E-books definitely – convenient, adjustable font size, no storage problems and no dusting! But I do still buy cookery books in paper format and I wouldn’t part with my few treasured Folio Society editions of some of my favourite authors. 

Do you buy books online or do you prefer to browse in a real bookshop? 

Mainly online but I do like a good browse round a real bookshop. 

What do you think has been the most successful film or TV adaptation of a book? 

The BBC’s adaptation of Jane Austen’s Pride and Prejudice with Colin Firth and Jennifer Ehle and not for the wet shirt scene either!  It captures the sheer exuberance of the original and is true to the text as well.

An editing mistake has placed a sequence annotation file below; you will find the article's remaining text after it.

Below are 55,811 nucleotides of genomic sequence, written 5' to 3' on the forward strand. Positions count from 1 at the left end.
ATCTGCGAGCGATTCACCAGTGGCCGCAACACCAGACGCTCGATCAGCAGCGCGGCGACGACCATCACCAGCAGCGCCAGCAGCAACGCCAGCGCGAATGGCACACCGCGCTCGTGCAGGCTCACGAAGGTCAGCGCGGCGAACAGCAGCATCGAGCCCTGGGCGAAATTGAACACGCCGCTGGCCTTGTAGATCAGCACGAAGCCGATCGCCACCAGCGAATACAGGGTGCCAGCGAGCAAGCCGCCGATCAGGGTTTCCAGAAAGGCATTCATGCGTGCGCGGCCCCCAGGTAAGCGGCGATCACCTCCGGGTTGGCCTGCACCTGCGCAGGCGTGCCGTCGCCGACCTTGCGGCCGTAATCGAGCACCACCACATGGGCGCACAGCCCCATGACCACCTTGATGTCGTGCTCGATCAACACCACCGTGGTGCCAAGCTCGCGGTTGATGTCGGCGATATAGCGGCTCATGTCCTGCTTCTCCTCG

Do you have an all-time favourite book? 

No I don’t think I do though perhaps Dorothy L Sayers’ Gaudy Night is one I re-read most often closely followed by Pride and Prejudice.
Link to Damaskcat's page on Goodreads -


Sunday, 3 January 2016

Meet Shannon Selin, author of Napoleon in America

It's a great pleasure to welcome Shannon Selin to the blog. Shannon is an author with considerable experience of writing non-fiction who has recently branched out into fiction with the publication of her alternative history novel, Napoleon in America.

Welcome Shannon,
Would you tell us a bit about yourself and your family? Where are you from? Do you have a day job or do you write full-time?